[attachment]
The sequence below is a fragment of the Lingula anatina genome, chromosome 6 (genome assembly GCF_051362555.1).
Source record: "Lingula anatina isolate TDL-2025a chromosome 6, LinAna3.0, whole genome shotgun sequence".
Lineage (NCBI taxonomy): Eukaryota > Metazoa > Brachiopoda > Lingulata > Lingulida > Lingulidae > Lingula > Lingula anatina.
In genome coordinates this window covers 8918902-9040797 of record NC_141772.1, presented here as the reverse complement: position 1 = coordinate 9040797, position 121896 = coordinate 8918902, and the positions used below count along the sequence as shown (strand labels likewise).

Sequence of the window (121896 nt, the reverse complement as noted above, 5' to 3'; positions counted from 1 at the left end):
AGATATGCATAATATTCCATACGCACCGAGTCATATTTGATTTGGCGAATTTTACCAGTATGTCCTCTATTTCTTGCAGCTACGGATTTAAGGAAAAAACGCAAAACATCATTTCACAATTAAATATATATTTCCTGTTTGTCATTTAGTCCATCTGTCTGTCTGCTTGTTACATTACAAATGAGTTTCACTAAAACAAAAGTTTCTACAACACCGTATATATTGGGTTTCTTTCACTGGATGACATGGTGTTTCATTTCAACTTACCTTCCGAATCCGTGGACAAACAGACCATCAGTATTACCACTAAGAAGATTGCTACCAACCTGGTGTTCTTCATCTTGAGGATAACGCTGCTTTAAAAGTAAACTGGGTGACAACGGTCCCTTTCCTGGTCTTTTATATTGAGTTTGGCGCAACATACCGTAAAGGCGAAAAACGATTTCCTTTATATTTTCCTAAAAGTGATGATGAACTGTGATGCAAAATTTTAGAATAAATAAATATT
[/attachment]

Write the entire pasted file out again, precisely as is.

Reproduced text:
The sequence below is a fragment of the Lingula anatina genome, chromosome 6 (genome assembly GCF_051362555.1).
Source record: "Lingula anatina isolate TDL-2025a chromosome 6, LinAna3.0, whole genome shotgun sequence".
Lineage (NCBI taxonomy): Eukaryota > Metazoa > Brachiopoda > Lingulata > Lingulida > Lingulidae > Lingula > Lingula anatina.
In genome coordinates this window covers 8918902-9040797 of record NC_141772.1, presented here as the reverse complement: position 1 = coordinate 9040797, position 121896 = coordinate 8918902, and the positions used below count along the sequence as shown (strand labels likewise).

Sequence of the window (121896 nt, the reverse complement as noted above, 5' to 3'; positions counted from 1 at the left end):
AGATATGCATAATATTCCATACGCACCGAGTCATATTTGATTTGGCGAATTTTACCAGTATGTCCTCTATTTCTTGCAGCTACGGATTTAAGGAAAAAACGCAAAACATCATTTCACAATTAAATATATATTTCCTGTTTGTCATTTAGTCCATCTGTCTGTCTGCTTGTTACATTACAAATGAGTTTCACTAAAACAAAAGTTTCTACAACACCGTATATATTGGGTTTCTTTCACTGGATGACATGGTGTTTCATTTCAACTTACCTTCCGAATCCGTGGACAAACAGACCATCAGTATTACCACTAAGAAGATTGCTACCAACCTGGTGTTCTTCATCTTGAGGATAACGCTGCTTTAAAAGTAAACTGGGTGACAACGGTCCCTTTCCTGGTCTTTTATATTGAGTTTGGCGCAACATACCGTAAAGGCGAAAAACGATTTCCTTTATATTTTCCTAAAAGTGATGATGAACTGTGATGCAAAATTTTAGAATAAATAAATATT